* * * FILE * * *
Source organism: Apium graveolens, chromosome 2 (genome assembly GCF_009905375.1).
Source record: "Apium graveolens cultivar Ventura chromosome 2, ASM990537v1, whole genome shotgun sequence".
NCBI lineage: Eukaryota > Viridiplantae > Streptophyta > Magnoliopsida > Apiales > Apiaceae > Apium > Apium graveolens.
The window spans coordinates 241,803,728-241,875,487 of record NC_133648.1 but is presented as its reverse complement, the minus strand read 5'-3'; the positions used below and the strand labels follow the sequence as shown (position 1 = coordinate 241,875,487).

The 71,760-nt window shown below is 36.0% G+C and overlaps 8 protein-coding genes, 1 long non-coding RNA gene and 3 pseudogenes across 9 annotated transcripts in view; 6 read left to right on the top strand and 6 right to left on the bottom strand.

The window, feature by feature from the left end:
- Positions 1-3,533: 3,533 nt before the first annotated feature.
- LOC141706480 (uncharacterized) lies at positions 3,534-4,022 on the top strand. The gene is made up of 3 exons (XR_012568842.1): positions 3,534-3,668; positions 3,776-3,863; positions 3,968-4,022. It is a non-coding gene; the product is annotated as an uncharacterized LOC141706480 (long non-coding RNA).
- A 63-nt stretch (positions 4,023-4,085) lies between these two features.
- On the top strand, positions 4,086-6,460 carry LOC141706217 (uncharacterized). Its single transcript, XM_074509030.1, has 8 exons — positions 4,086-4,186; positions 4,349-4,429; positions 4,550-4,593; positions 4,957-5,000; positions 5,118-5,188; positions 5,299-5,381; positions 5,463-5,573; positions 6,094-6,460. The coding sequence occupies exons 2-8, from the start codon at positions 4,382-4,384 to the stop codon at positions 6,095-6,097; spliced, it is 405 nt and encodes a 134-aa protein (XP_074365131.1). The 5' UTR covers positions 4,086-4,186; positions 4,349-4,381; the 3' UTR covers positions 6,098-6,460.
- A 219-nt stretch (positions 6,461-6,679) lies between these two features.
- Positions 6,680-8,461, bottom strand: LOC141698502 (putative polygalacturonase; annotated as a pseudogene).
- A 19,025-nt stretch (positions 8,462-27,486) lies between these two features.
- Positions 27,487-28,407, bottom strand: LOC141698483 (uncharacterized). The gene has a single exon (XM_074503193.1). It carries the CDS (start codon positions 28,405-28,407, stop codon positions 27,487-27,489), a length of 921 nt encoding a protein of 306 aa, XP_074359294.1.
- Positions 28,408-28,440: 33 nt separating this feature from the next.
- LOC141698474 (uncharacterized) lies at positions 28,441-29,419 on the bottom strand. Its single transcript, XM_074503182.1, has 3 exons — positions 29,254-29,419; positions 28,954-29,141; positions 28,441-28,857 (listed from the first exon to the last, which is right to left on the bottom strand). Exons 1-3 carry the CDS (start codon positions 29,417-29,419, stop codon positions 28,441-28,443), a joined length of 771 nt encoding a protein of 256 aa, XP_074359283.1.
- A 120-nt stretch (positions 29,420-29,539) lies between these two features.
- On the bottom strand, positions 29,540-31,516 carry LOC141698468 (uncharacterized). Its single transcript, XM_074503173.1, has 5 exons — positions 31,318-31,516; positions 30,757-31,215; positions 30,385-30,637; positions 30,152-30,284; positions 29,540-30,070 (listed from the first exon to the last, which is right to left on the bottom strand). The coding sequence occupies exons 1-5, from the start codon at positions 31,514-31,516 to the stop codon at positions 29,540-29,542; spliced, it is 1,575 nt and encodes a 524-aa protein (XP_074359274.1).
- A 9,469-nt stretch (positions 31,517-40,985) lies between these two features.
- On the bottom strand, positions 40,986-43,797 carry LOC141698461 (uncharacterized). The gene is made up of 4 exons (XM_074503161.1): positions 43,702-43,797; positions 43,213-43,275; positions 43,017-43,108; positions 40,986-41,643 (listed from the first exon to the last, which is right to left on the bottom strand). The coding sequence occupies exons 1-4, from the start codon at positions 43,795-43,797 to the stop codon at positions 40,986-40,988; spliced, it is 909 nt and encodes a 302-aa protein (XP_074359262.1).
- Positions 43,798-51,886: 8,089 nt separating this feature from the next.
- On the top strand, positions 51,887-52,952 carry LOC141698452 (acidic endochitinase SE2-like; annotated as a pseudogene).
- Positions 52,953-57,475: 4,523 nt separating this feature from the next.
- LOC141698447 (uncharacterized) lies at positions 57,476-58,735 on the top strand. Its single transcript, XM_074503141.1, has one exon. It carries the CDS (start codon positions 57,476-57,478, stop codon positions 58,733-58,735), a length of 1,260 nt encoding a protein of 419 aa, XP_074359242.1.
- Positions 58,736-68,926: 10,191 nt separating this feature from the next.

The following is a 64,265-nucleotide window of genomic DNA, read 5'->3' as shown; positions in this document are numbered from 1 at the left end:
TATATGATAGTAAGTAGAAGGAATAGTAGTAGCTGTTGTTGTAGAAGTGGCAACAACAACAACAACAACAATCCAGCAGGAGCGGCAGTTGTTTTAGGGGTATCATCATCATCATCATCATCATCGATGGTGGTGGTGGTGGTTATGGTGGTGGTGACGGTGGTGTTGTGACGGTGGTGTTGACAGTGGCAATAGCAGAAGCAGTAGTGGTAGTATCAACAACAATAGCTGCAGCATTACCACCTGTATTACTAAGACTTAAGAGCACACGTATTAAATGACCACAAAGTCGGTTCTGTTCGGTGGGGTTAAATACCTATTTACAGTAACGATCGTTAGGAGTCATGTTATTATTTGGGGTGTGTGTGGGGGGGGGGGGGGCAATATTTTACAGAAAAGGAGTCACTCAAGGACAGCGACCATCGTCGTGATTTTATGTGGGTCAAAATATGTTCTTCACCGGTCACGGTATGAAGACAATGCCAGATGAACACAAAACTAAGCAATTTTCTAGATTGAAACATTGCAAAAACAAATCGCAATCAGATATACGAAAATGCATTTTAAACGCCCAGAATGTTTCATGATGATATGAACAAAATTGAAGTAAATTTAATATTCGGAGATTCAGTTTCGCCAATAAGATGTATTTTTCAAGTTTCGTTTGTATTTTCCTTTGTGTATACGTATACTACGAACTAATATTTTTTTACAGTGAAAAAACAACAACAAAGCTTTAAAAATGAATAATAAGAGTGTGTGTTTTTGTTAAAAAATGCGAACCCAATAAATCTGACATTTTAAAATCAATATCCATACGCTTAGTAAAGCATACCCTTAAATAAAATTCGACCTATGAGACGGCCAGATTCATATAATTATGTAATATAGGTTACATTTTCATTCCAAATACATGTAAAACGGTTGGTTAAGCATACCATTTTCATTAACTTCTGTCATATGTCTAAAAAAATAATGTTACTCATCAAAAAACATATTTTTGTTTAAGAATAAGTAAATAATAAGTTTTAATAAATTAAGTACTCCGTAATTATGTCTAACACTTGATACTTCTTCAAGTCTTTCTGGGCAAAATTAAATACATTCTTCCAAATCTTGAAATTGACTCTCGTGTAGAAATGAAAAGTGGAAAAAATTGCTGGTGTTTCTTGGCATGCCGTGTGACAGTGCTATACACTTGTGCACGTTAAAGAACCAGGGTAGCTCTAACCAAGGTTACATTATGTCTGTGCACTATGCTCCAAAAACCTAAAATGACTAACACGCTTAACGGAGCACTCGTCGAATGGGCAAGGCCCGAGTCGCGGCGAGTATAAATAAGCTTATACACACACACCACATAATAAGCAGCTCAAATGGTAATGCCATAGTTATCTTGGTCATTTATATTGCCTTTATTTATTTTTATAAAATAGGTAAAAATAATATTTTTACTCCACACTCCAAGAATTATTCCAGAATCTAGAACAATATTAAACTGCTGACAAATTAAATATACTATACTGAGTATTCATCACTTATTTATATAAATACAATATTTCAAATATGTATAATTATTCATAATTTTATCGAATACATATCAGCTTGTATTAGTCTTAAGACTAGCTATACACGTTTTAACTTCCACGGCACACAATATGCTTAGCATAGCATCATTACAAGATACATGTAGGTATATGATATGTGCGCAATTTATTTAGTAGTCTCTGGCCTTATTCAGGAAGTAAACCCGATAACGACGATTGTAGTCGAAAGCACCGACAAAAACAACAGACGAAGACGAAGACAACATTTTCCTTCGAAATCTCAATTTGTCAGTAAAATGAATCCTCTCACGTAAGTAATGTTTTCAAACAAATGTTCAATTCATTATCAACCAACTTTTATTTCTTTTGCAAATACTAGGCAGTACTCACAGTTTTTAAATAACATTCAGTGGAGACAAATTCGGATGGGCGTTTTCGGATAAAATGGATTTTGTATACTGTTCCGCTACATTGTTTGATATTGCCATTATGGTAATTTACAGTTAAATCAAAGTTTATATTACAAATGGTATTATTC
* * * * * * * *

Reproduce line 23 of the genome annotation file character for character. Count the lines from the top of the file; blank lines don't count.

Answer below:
- Positions 52,953-57,475: 4,523 nt separating this feature from the next.